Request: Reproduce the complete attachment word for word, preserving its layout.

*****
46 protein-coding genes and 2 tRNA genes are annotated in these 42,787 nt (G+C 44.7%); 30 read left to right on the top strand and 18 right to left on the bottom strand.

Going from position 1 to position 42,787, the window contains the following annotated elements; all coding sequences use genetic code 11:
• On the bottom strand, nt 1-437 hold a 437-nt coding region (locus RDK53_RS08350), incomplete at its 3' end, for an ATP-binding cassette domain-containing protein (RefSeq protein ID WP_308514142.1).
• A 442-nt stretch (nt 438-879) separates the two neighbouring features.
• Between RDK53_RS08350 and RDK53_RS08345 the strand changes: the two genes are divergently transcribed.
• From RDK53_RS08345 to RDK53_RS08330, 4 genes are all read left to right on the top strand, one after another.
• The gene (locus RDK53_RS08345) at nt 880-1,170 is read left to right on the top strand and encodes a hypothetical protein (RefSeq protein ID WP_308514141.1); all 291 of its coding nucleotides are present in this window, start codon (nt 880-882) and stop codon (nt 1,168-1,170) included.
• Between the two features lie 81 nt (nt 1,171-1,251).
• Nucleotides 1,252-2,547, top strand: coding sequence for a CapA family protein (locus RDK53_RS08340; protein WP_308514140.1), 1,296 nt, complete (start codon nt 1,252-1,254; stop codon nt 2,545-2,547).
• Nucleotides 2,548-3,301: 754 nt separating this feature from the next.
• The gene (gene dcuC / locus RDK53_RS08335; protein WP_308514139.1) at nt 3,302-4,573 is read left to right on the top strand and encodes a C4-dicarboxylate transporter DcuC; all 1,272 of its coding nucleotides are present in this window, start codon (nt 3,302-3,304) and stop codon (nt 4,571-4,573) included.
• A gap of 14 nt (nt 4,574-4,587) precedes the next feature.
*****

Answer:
46 protein-coding genes and 2 tRNA genes are annotated in these 42,787 nt (G+C 44.7%); 30 read left to right on the top strand and 18 right to left on the bottom strand.

Going from position 1 to position 42,787, the window contains the following annotated elements; all coding sequences use genetic code 11:
• On the bottom strand, nt 1-437 hold a 437-nt coding region (locus RDK53_RS08350), incomplete at its 3' end, for an ATP-binding cassette domain-containing protein (RefSeq protein ID WP_308514142.1).
• A 442-nt stretch (nt 438-879) separates the two neighbouring features.
• Between RDK53_RS08350 and RDK53_RS08345 the strand changes: the two genes are divergently transcribed.
• From RDK53_RS08345 to RDK53_RS08330, 4 genes are all read left to right on the top strand, one after another.
• The gene (locus RDK53_RS08345) at nt 880-1,170 is read left to right on the top strand and encodes a hypothetical protein (RefSeq protein ID WP_308514141.1); all 291 of its coding nucleotides are present in this window, start codon (nt 880-882) and stop codon (nt 1,168-1,170) included.
• Between the two features lie 81 nt (nt 1,171-1,251).
• Nucleotides 1,252-2,547, top strand: coding sequence for a CapA family protein (locus RDK53_RS08340; protein WP_308514140.1), 1,296 nt, complete (start codon nt 1,252-1,254; stop codon nt 2,545-2,547).
• Nucleotides 2,548-3,301: 754 nt separating this feature from the next.
• The gene (gene dcuC / locus RDK53_RS08335; protein WP_308514139.1) at nt 3,302-4,573 is read left to right on the top strand and encodes a C4-dicarboxylate transporter DcuC; all 1,272 of its coding nucleotides are present in this window, start codon (nt 3,302-3,304) and stop codon (nt 4,571-4,573) included.
• A gap of 14 nt (nt 4,574-4,587) precedes the next feature.